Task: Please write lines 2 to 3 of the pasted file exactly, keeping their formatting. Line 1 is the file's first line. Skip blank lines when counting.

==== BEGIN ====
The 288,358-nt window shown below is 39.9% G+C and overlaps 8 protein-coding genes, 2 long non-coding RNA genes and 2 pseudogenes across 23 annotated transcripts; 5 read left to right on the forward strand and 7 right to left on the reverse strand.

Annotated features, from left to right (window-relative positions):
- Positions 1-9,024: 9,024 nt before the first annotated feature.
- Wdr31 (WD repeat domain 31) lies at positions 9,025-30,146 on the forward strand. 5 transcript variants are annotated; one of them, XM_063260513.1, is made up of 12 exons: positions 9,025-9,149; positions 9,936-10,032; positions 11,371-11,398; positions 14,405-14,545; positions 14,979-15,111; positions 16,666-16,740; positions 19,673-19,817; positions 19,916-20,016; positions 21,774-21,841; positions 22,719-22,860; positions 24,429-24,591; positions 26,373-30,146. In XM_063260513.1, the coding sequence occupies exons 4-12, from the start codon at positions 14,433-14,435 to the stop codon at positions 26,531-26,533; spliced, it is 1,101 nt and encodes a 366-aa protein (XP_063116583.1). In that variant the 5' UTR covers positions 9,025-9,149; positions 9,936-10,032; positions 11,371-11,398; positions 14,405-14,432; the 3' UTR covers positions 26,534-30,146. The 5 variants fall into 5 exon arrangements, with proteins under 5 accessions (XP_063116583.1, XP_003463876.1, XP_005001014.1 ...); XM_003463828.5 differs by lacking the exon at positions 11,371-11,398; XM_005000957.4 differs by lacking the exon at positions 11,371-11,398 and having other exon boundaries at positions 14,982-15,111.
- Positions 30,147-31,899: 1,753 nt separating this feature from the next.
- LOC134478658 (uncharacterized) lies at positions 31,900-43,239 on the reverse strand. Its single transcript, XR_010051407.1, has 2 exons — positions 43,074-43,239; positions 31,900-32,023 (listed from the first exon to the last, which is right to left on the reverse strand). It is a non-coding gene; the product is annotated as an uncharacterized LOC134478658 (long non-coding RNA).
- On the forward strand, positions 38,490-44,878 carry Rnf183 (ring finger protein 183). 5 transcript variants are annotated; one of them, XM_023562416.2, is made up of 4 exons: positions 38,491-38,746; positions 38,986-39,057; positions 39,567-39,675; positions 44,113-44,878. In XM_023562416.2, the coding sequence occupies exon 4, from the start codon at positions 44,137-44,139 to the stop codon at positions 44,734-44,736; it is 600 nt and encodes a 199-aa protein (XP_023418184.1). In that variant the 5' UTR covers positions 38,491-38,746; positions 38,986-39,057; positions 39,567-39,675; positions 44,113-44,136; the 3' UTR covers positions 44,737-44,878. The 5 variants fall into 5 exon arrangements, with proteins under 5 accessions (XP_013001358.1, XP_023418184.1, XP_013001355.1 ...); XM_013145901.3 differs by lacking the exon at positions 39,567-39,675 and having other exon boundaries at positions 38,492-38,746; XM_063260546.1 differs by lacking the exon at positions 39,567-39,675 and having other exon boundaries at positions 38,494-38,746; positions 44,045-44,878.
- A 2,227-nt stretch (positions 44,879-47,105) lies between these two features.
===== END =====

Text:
Annotated features, from left to right (window-relative positions):
- Positions 1-9,024: 9,024 nt before the first annotated feature.